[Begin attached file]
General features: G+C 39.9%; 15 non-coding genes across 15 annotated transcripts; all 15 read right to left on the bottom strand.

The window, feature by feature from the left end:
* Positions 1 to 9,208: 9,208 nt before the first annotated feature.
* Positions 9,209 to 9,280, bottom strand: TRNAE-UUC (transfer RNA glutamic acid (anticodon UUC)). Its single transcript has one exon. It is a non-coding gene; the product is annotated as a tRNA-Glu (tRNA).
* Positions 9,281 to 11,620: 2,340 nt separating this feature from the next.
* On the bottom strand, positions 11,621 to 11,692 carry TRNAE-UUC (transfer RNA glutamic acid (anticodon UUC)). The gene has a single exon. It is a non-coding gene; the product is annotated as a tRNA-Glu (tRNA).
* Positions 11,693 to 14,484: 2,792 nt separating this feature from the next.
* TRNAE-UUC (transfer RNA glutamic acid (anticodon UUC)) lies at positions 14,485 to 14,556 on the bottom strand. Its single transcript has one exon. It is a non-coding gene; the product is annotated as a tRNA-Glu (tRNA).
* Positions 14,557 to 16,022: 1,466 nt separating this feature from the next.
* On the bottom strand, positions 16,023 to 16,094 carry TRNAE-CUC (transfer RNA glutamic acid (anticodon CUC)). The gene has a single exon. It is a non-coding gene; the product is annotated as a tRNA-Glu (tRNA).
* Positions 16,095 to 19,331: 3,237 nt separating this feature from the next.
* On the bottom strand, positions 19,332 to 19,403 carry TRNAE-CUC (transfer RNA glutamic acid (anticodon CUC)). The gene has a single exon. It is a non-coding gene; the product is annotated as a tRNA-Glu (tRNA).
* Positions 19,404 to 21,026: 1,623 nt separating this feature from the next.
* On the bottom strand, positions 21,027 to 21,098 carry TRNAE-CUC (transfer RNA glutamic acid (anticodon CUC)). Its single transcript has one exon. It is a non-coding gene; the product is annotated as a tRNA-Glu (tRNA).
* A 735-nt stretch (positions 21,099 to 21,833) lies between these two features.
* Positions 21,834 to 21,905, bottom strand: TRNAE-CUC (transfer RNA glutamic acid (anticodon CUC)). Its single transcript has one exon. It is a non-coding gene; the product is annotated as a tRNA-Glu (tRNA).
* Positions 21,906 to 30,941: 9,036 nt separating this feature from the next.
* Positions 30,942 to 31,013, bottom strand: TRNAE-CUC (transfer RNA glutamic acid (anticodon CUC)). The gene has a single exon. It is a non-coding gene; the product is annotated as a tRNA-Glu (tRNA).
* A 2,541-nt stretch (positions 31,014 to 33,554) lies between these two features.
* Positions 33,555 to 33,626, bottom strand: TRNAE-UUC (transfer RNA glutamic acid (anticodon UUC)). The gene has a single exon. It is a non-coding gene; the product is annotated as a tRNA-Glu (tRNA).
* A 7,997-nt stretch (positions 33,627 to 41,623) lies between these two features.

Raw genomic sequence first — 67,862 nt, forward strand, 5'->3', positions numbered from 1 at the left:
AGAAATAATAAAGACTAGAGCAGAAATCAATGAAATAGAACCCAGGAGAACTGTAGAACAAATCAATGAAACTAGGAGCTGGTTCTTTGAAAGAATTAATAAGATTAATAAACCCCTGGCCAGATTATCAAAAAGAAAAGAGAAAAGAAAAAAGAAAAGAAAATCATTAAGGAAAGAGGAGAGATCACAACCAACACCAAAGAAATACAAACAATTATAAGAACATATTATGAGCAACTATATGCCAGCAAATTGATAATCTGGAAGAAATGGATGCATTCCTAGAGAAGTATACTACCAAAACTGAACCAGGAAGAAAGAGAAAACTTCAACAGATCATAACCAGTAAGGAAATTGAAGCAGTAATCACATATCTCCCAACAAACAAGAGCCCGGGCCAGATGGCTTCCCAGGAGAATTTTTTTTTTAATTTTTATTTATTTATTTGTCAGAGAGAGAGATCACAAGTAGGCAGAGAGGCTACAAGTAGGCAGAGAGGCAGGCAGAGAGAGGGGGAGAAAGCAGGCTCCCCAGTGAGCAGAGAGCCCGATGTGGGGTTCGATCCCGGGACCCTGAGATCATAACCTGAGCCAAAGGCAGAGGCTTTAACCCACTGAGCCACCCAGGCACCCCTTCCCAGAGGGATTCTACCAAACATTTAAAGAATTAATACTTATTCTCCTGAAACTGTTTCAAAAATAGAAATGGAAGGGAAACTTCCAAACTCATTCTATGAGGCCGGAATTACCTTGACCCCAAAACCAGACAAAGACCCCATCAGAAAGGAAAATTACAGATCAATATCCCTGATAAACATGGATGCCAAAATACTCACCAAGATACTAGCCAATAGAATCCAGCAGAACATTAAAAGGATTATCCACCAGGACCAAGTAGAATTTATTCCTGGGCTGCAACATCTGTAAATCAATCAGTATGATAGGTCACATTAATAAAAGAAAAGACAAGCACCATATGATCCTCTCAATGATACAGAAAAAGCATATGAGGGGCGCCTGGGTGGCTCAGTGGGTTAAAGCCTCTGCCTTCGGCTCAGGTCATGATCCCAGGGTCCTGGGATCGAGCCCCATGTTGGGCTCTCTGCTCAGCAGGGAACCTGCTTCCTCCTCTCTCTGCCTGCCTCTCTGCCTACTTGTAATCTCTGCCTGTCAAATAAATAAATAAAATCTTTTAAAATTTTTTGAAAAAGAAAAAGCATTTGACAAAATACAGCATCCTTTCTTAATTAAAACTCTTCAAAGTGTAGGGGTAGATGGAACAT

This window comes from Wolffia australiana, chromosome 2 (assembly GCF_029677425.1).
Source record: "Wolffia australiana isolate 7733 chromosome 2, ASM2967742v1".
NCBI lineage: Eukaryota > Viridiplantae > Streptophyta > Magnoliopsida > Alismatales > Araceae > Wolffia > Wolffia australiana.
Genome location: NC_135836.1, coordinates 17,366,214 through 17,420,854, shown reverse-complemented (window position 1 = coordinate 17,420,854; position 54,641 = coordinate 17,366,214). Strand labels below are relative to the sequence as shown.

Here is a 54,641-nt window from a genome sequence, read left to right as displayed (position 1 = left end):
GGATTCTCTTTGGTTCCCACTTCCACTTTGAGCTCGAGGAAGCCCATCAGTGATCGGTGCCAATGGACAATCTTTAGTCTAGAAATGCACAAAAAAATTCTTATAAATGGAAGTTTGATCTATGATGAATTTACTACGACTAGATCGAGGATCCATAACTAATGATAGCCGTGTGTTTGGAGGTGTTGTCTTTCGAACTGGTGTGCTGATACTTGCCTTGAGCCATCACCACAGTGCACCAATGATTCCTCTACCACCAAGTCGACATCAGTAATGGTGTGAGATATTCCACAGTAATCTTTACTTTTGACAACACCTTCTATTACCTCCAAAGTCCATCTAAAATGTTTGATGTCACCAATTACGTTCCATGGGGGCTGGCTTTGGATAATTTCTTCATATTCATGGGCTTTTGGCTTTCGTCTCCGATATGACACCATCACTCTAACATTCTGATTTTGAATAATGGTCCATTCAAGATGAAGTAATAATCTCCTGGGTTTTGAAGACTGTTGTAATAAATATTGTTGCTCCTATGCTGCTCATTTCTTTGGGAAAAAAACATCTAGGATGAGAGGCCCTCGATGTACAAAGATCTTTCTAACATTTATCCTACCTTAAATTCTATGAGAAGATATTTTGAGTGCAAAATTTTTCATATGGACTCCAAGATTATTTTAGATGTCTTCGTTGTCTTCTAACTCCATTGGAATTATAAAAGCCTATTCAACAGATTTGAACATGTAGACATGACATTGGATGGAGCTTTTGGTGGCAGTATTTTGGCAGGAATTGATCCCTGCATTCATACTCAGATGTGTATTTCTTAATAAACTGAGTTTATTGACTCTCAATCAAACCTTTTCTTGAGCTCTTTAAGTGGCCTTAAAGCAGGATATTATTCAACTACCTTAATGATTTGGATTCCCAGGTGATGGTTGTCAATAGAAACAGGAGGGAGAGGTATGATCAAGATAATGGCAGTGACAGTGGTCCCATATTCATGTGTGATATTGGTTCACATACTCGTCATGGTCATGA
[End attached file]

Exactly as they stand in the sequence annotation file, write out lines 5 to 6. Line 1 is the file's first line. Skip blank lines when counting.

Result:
* Positions 9,281 to 11,620: 2,340 nt separating this feature from the next.
* On the bottom strand, positions 11,621 to 11,692 carry TRNAE-UUC (transfer RNA glutamic acid (anticodon UUC)). The gene has a single exon. It is a non-coding gene; the product is annotated as a tRNA-Glu (tRNA).